As someone who has "dabbled" at racecourse photography I was delighted to be given the opportunity to review this book and it reminded me of many cold and wet winter afternoons trudging across Plumpton in seach of a new angle or a spectacular shot. For all of Fiona's undoubted skill in capturing the other side of the sport, it is the racing action shots themselves that have the most impact.

Although Champion hurdler Katchit and Grand National winner Comply or Die feature in the book it is not about famous names or festivals and will appeal most to the regular racegoer. The best compliment I can give is to say that it has tempted me to get out my camera again!

BUY IT HERE   Portrait of Westcountry Racing 14.24 FREEPOST

The book is also available from stockists by quoting ISBN no. 9781841147987 or direct from the publishers, Halsgrove, on 01823 653777
Too Close To Call

"Too Close To Call" by Graeme Roe was launched at the Cheltenham Festival this year.  Whenever 'Racing Thriller' is mentioned you can be sure 'Dick Francis' is the first name to trip off the tongue so it was nice to be invited to review a thriller by a different author.

Several retired jockeys and trainers have tried to follow the tried and tested formula for racing thrillers in recent years, with mixed success. Graeme Roe could be said to fall into both categories as he has experienced the ups and downs of racing as both trainer and jockey. I was therefore, not at all surprised to find the book quickly taking me inside the racing world and I have to say that the racing sequences provide by far the most entertaining aspect of the book.

The story itself is woven around a battle for the amateur jockeys championship with suspicions of sabotage.  Two casino owners from Las Vegas become embroiled in a plot to gain control of a group of racecourses and the plot thickens with the introduction of a couple of very dodgy bookmakers and some east-end heavies.

The story continues at a fast pace before all the parts of the jigsaw begin to fit into place. If I had any criticism it would be that the characters are never fully developed as the storyline flashes from the mysterious American investors to gangsters and back again to the racing stables. But for anyone who enjoys a good thriller with the backdrop of the racing this could certainly be recommended.

BUY IT HERE 5.49 + p&p

Persian Punch

Persian Punch - The Authorised Tribute by Lee Mottershead was published in 2004, only months after his tragic death at Ascot racecourse which seemed such a cruel way to bring the curtain down on a glorious career. Few racehorses get a public following in the way that Punch did, in recent times only Desert Orchid and Best Mate have become legends in their lifetime to the extent that Persian Punch achieved. When you become so attached to a particular horse the temptation to give them human characteristics becomes unavoidable but it is a rarity when it happens to a flat racer.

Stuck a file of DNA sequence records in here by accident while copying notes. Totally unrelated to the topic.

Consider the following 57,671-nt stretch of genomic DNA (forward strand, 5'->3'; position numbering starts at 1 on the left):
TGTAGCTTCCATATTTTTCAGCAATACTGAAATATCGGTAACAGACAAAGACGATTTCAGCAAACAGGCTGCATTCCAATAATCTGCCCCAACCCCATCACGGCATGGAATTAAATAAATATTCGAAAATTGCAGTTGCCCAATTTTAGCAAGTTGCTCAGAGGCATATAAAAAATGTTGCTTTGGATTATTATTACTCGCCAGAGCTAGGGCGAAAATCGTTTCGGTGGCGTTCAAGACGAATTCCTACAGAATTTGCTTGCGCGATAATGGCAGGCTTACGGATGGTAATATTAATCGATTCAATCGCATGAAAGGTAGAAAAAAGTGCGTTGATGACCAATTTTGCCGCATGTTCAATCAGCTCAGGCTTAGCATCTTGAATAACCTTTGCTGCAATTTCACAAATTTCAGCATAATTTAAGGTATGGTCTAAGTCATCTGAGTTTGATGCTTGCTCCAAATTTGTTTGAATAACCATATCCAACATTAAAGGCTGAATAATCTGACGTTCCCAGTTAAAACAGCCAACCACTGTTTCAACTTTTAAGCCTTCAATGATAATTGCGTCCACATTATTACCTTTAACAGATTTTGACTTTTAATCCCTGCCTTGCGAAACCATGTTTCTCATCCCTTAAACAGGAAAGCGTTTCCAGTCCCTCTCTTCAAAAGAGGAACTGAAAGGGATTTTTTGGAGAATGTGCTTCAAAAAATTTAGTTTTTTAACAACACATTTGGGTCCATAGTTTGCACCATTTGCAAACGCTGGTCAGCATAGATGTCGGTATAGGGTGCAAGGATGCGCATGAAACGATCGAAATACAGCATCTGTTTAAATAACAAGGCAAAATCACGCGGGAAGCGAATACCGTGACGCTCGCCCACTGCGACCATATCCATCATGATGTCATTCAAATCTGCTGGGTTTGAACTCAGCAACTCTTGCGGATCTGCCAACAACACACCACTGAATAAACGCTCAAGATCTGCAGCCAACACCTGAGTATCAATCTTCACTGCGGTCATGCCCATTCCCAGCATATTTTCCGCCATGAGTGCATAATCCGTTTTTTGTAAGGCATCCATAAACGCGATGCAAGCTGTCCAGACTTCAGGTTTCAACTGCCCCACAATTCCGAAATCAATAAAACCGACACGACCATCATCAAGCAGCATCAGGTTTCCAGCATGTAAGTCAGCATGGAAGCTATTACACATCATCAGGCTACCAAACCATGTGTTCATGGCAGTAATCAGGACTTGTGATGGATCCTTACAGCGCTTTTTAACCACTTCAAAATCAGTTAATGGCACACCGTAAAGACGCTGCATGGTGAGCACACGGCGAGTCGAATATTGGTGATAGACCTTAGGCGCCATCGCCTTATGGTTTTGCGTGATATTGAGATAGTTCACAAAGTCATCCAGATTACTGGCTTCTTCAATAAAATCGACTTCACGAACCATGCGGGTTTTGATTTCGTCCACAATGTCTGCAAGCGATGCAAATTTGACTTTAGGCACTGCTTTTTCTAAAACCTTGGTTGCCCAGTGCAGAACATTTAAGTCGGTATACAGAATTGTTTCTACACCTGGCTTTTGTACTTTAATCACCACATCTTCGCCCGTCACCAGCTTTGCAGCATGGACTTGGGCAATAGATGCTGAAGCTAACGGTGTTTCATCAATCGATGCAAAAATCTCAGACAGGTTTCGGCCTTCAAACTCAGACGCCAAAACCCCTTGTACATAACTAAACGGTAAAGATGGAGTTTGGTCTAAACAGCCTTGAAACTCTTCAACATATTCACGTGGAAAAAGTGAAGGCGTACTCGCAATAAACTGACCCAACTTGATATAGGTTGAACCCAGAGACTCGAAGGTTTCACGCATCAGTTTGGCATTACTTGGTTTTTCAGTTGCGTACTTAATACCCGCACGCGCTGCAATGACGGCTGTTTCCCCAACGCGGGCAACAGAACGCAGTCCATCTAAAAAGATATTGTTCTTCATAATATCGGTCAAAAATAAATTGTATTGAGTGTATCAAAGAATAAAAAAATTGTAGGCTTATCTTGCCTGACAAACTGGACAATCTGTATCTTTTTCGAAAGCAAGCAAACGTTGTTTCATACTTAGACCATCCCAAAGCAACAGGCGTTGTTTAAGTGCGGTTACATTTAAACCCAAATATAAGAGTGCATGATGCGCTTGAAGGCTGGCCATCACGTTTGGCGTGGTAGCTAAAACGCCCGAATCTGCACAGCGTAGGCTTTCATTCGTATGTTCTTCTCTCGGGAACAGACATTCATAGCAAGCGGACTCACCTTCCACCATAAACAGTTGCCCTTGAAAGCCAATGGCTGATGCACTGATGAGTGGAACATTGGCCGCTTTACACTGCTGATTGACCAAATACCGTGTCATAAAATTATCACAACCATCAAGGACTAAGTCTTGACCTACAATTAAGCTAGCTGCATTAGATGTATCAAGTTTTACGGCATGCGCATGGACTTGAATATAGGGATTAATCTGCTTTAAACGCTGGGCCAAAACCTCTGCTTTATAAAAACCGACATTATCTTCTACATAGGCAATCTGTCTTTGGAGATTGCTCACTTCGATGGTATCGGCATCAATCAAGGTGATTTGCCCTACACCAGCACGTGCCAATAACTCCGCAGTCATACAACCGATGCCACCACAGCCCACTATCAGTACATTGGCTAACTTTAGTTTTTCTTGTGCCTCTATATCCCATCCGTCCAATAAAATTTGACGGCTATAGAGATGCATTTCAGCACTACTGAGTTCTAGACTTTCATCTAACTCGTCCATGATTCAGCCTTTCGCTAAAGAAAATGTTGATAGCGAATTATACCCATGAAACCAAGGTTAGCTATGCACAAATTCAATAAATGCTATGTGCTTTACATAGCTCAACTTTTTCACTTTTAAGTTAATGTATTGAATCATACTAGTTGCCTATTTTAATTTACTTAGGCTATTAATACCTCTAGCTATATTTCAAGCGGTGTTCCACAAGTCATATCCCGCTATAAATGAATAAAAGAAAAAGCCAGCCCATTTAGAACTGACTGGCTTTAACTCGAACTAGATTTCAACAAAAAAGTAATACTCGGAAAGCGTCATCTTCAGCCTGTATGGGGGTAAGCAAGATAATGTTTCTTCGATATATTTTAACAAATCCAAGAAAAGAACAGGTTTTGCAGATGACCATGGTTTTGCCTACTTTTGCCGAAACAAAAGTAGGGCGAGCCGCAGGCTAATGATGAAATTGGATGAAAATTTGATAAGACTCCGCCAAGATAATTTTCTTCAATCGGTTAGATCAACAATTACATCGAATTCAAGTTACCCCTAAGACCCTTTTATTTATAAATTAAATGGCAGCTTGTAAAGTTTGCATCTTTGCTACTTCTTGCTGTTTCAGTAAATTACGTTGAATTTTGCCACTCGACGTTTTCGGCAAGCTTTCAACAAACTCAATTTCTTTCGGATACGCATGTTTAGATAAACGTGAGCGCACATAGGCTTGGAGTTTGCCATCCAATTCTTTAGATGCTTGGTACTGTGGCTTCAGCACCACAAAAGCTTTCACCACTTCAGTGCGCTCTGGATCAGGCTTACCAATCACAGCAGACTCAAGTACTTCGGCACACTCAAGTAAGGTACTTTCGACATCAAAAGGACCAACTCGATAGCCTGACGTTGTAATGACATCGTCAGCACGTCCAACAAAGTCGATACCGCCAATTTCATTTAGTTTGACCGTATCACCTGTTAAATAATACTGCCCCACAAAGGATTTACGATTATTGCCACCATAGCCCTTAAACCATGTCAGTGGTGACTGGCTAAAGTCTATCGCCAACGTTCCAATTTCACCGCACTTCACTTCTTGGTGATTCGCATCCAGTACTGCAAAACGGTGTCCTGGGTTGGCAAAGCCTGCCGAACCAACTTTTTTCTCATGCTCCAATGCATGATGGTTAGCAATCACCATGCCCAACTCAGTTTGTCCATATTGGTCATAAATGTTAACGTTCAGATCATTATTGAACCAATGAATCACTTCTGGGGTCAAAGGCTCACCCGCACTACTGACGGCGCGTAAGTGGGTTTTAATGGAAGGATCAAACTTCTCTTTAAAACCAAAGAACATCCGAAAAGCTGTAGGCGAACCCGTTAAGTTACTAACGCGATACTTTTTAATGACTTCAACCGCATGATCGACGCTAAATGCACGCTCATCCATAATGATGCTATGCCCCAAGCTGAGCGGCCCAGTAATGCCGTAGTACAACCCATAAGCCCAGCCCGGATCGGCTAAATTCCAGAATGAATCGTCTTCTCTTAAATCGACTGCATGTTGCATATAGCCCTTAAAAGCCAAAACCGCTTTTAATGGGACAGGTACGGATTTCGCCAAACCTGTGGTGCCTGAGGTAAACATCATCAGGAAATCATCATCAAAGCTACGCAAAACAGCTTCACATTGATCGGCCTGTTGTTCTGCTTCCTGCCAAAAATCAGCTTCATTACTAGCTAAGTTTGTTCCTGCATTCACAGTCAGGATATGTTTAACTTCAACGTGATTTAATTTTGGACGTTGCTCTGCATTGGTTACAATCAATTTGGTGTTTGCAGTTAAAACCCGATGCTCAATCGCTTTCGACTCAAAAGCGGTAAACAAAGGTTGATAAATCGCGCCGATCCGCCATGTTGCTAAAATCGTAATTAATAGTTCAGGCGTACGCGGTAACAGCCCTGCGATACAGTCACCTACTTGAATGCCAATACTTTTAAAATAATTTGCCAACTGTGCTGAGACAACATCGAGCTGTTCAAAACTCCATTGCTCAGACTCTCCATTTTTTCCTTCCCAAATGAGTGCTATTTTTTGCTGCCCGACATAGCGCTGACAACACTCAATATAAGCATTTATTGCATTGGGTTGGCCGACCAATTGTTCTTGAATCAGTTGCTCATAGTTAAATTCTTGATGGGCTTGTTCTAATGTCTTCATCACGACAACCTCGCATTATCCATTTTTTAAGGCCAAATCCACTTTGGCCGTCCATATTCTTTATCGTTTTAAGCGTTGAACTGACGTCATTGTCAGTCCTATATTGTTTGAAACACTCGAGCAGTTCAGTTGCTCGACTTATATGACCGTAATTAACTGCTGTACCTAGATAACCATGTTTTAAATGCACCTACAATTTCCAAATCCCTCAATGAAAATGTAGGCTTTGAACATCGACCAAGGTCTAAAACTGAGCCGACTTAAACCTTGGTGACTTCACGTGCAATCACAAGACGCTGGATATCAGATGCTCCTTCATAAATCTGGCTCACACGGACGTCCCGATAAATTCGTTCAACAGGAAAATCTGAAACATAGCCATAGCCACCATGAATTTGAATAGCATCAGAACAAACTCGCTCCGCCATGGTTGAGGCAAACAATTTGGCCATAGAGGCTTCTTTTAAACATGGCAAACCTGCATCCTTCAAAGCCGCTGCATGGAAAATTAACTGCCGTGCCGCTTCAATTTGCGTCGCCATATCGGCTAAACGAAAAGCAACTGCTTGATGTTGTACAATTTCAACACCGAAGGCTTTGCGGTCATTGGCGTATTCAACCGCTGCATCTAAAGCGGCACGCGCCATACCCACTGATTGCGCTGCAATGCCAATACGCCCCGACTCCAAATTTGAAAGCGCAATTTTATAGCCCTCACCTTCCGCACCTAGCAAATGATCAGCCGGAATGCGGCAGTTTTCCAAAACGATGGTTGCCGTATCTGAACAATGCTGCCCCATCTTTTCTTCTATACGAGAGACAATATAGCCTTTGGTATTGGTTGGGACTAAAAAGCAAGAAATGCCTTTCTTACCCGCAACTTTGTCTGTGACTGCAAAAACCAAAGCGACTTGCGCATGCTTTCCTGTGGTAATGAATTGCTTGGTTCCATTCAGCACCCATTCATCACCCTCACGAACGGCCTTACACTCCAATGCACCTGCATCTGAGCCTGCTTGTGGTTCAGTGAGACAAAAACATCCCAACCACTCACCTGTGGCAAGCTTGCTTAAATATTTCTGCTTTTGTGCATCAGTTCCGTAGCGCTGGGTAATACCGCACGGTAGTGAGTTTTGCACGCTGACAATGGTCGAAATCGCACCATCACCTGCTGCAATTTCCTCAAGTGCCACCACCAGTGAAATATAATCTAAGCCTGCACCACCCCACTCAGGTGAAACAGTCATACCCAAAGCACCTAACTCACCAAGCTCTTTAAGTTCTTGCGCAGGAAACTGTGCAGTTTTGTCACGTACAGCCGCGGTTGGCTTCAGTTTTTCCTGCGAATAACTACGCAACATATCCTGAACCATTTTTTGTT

What struck me most when reading this detailed account of his racing career was the way in which he affected the lives and emotions of those people closest to him, his owner Jeff Smith, the numerous jockeys who rode him and most particularly his trainer David Elsworth.

Elsworth is a hardened trainer of vast experience under both codes who has trained horses of all types from the great Desert Orchid to the classy In The Groove. And yet, he leaves you in no doubt as to the affection he held for Punch and the absolute sadness that he did not get to share the old boy's retirement in the way he was fortunate to share many years with Dessie when his racing days were over.

If you follow racing at any level you will enjoy reading this book. The ups and downs of his long career are described in great detail and his famous hard-fought victories will live long in the memory to everyone who witnessed them, a fitting tribute to a great warrior of the turf.

Auction price 8.99

Derek McGovern

Derek McGovern on Sports Betting...and how to make it pay was published in 1999 but as a nice clean copy recently reached my desk I thought I would see if his comments and advice on sports betting are still as relevent almost 10 years on.

Not surprisingly, he does tend to focus heavily on his successful time as sports betting advisor to The Racing Post but you do get some useful insight into how you can find 'form' pointers in sports such as golf and tennis that you might not necessarily see as providing great betting opportunities. I doubt that he will have won any literary prizes as the book is written in an easy-going manner with some quite colourful language, but at least he does not baffle the reader with mathematics despite clearly having a sharp eye for value. Many of his hints are designed as much to prevent you from losing money foolishly rather than how to win but, rather like making a budget, working out how to cut your losses is a good place to start.

For the sports punter this will make a highly entertaining read and has a few hidden gems that could help to put your betting on the right path.

Auction price 5.99